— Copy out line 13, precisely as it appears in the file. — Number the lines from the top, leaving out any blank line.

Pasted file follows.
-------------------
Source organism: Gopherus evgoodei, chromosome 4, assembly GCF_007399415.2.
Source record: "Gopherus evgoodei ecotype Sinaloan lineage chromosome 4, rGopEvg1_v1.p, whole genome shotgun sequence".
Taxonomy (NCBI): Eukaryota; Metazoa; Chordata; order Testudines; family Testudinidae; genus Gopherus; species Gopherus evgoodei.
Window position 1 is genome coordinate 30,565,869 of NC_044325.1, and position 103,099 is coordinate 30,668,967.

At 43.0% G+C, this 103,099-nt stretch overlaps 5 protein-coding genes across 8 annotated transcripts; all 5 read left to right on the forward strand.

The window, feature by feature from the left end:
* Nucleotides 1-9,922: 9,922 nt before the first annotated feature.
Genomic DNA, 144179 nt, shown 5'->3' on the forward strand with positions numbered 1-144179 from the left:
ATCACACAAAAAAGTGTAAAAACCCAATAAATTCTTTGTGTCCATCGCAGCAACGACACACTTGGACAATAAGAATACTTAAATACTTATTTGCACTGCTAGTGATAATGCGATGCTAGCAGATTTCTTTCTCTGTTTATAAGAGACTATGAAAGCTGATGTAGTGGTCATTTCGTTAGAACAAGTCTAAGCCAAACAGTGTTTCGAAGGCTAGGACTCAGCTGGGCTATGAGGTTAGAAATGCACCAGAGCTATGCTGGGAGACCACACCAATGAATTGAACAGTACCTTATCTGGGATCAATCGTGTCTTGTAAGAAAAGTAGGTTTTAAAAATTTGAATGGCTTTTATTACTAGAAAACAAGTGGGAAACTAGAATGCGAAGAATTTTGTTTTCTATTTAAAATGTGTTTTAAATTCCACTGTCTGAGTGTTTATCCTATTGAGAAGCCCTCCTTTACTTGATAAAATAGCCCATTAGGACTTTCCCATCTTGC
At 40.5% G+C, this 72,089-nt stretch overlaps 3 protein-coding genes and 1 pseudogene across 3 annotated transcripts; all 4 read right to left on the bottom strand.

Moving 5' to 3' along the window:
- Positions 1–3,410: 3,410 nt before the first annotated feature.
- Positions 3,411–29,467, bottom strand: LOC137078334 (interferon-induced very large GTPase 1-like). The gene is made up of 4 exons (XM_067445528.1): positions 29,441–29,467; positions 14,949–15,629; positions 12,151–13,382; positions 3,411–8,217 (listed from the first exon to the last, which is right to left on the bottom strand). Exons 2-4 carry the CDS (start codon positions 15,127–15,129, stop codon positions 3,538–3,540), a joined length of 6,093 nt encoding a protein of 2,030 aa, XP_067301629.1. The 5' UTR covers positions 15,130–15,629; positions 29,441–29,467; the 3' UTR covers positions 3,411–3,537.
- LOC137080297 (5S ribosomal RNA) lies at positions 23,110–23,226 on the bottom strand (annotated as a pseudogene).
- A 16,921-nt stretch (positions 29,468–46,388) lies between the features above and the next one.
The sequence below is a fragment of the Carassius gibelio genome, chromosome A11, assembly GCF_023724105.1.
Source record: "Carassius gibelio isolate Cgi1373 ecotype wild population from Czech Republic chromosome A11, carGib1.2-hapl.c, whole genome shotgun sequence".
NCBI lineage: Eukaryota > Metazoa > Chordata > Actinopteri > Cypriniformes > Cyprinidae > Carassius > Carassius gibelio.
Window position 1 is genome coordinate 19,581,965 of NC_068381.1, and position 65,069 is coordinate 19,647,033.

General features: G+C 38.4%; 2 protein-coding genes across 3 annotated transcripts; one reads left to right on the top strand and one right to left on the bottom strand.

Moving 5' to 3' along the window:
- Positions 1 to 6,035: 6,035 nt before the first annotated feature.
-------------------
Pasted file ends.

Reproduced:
- Positions 3,411–29,467, bottom strand: LOC137078334 (interferon-induced very large GTPase 1-like). The gene is made up of 4 exons (XM_067445528.1): positions 29,441–29,467; positions 14,949–15,629; positions 12,151–13,382; positions 3,411–8,217 (listed from the first exon to the last, which is right to left on the bottom strand). Exons 2-4 carry the CDS (start codon positions 15,127–15,129, stop codon positions 3,538–3,540), a joined length of 6,093 nt encoding a protein of 2,030 aa, XP_067301629.1. The 5' UTR covers positions 15,130–15,629; positions 29,441–29,467; the 3' UTR covers positions 3,411–3,537.